On a surface of a substrate 1 with a thickness of 1.1 mm made from a borosilicate glass, a transparent conductive film 2 with a thickness of 500-5,000 Å composed of tin oxide was formed by a sputtering process. Next, a CdS film 3 with a thickness of 500-2,000 Å was formed by a CVD process. For the formation of the CdS film 3, any other process, for instance, a solution deposition method, may be employed.

A source substrate 9 provided with the source added with an impurity was arranged on a susceptor 12a in the lower side of the equipment. On the other hand, on a susceptor 12b in the upper side, a substrate 4 was arranged with a gap of 0.1 mm to several mm to the surface of the source. After substituting the atmosphere inside the chamber 14 with argon gas or nitrogen gas, by heating the substrate 4 in a temperature range of 400-800 C. and the source substrate 9 at a temperature higher than that of the substrate 4 and keeping them there for a certain time period, a semiconductor film was formed on the surface of the substrate 4.

In this step, although it is preferable to keep the pressure of argon gas or nitrogen gas to about 1-20 Torr, it is possible to form the film under 1 atm. In that case, it is preferable that the temperature difference between the substrate 4 and the source substrate 9 is not less than 50 C. In the case of forming the film under 1 atm, there is no need for making the chamber to have a pressure-resistant structure, and thus it is possible to simplify the equipment. Further, since a speeds in inlet and outlet of the substrate to and from the equipment can be made high, the productivity is greatly improved.

For the source, a paste is prepared by using the CdTe incorporated with antimony telluride at 0.01 wt %. By printing the obtained paste on a glass substrate and drying, the source substrate 9 was obtained.

By using the obtained source substrate 9, a CdTe film 5 was formed under the atmosphere of argon with a pressure of 1 Torr. In this step, by maintaining the substrate 4 in a temperature range of 400-650 C. and the source substrate 9 at a temperature higher by 30 C. than that of the substrate 4 for 2 minutes, the CdTe film 5 was formed on the CdS film 3.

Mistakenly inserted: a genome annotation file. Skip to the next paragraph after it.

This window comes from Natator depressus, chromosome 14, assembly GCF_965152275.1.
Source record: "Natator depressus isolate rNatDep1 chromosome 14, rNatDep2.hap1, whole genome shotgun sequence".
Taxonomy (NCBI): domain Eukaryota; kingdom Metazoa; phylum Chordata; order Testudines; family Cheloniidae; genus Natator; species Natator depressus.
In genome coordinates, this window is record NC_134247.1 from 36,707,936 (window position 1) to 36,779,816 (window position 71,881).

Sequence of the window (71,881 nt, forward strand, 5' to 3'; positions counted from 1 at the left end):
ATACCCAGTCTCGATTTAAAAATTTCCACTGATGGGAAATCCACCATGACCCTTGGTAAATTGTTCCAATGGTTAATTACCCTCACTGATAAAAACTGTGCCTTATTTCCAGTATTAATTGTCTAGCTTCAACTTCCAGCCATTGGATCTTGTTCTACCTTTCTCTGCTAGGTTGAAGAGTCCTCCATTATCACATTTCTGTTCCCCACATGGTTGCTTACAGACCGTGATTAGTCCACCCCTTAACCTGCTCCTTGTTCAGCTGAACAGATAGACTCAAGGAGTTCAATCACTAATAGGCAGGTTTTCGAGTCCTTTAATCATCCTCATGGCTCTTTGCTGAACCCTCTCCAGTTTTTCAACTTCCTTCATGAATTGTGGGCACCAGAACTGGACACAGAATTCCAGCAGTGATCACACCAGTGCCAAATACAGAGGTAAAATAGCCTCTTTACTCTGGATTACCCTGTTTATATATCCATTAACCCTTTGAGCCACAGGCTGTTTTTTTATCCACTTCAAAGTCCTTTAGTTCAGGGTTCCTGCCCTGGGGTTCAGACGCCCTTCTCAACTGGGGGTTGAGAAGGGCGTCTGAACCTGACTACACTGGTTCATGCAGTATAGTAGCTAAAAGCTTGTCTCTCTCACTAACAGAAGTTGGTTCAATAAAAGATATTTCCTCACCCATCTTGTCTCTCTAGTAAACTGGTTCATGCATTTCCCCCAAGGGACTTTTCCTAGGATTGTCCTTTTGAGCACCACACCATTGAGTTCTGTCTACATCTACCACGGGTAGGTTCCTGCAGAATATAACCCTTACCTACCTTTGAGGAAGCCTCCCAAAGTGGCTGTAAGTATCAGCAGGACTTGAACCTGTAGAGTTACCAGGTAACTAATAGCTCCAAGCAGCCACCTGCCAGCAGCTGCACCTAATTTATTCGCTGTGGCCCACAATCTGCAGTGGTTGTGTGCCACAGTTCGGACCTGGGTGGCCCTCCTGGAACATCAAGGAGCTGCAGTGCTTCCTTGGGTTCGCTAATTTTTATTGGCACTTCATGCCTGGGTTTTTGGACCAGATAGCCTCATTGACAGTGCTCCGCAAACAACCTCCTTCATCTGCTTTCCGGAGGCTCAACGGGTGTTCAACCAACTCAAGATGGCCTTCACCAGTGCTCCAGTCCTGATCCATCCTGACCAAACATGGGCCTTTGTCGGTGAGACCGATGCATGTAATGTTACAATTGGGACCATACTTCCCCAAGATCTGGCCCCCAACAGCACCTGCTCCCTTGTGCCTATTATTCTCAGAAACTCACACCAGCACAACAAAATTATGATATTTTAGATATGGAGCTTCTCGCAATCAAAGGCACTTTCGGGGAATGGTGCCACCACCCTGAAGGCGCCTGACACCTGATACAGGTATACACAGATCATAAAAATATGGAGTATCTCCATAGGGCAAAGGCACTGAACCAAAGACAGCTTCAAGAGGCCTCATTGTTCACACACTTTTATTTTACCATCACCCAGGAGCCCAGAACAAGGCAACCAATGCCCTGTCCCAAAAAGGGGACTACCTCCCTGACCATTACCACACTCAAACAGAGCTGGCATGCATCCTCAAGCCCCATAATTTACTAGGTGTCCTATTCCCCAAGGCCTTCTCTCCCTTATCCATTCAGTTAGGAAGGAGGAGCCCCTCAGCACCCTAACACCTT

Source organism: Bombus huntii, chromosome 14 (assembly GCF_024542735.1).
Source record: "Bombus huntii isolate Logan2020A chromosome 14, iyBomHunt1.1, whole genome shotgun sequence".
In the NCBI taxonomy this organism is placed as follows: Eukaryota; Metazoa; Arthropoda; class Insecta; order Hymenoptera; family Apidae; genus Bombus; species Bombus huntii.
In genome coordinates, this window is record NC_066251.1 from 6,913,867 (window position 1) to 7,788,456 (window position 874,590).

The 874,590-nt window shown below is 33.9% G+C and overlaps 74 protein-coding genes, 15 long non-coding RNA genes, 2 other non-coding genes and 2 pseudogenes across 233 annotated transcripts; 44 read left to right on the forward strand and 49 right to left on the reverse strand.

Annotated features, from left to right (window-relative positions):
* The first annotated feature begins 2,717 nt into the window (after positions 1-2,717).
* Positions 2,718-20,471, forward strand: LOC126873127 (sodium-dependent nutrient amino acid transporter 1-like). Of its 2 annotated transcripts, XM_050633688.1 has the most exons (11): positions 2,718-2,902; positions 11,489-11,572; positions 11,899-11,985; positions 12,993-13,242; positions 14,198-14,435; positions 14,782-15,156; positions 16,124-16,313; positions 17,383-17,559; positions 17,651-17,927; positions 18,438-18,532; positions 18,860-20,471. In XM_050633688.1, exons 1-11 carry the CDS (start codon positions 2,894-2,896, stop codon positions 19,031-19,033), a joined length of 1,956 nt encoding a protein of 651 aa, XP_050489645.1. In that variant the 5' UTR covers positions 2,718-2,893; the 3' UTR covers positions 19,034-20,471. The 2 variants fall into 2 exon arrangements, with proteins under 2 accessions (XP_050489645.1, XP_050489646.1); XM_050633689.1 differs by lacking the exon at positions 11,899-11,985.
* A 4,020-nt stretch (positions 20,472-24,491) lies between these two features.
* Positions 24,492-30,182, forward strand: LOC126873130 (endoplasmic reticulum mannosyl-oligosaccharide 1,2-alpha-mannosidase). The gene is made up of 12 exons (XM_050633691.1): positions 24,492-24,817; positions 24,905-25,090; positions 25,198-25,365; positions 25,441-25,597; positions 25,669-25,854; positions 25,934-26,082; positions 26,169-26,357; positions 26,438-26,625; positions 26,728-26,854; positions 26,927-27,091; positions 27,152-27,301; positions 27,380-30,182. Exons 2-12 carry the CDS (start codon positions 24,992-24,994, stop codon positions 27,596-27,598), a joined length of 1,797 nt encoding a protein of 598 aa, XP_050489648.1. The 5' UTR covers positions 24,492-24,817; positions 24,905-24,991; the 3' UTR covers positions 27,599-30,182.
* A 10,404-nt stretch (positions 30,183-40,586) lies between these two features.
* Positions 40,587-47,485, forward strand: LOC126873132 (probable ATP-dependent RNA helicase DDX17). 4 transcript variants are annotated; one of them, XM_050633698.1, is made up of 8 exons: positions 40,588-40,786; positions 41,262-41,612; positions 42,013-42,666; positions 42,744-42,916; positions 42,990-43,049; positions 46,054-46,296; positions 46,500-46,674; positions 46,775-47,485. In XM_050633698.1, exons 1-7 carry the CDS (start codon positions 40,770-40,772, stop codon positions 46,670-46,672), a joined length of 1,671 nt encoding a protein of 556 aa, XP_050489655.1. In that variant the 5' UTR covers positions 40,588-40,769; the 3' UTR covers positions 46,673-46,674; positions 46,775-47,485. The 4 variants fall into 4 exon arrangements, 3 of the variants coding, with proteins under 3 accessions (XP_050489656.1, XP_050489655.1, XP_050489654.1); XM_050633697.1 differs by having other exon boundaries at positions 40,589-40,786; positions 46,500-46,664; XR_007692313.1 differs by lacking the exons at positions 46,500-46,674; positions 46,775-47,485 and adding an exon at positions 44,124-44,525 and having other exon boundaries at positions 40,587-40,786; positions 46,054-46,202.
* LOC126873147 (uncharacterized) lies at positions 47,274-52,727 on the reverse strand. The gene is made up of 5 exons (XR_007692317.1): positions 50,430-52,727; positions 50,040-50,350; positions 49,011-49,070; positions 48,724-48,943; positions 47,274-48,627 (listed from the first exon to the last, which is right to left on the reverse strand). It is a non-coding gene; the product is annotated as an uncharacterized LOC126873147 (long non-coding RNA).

Separately, a carbon paste was prepared by mixing and kneading a carbon powder with a solution of diethylene glycol monobutyl ether which dissolved polyvinyl butyral.

The obtained carbon paste was applied on the CdTe film 5 by a screen printing process and sintered after being dried, to form a carbon electrode layer 6.

By mixing a mixed powder of silver and indium, and an epoxide with an alcohol consisting mainly of terpineol, and kneading the mixture, a paste was prepared. The obtained paste was applied on the CdS film 3 and the carbon electrode layer 6 by the screen printing process, which was then dried and sintered to form a + electrode 7 and a - electrode 8.

The CdTe films 5 were also formed in a similar manner by using each of arsenic, antimony, bismuth, phosphor, lithium, potassium, sodium, rubidium, copper, silver, gold, triphenylantimony, antimony octylate, triphenylbismuth, triphenylphosphine, triphenylphosphate, triphenylphosphite, triallylphosphine and triallylamine, in place of antimony telluride as the impurity to be incorporated into the CdTe paste. By using the respective CdTe films 5 thus obtained, solar cells were produced.

Further, as a comparative example, a solar cell employing a CdTe film prepared by using a CdTe paste with no additional impurity was produced as shown above and was similarly evaluated.

The relationships between the conversion efficiencies of the obtained solar cells and the carrier concentration of the CdTe films are shown in Table 2.